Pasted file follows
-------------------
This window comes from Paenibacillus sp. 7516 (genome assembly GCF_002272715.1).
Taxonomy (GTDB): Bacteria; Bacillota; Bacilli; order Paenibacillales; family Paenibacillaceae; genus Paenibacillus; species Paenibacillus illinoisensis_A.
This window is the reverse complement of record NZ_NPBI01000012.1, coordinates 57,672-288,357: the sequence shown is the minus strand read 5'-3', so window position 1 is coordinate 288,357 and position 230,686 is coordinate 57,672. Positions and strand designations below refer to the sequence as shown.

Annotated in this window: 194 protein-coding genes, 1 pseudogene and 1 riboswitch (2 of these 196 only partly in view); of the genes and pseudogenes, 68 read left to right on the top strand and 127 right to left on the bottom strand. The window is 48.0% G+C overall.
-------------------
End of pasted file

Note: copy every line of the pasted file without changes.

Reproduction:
This window comes from Paenibacillus sp. 7516 (genome assembly GCF_002272715.1).
Taxonomy (GTDB): Bacteria; Bacillota; Bacilli; order Paenibacillales; family Paenibacillaceae; genus Paenibacillus; species Paenibacillus illinoisensis_A.
This window is the reverse complement of record NZ_NPBI01000012.1, coordinates 57,672-288,357: the sequence shown is the minus strand read 5'-3', so window position 1 is coordinate 288,357 and position 230,686 is coordinate 57,672. Positions and strand designations below refer to the sequence as shown.

Annotated in this window: 194 protein-coding genes, 1 pseudogene and 1 riboswitch (2 of these 196 only partly in view); of the genes and pseudogenes, 68 read left to right on the top strand and 127 right to left on the bottom strand. The window is 48.0% G+C overall.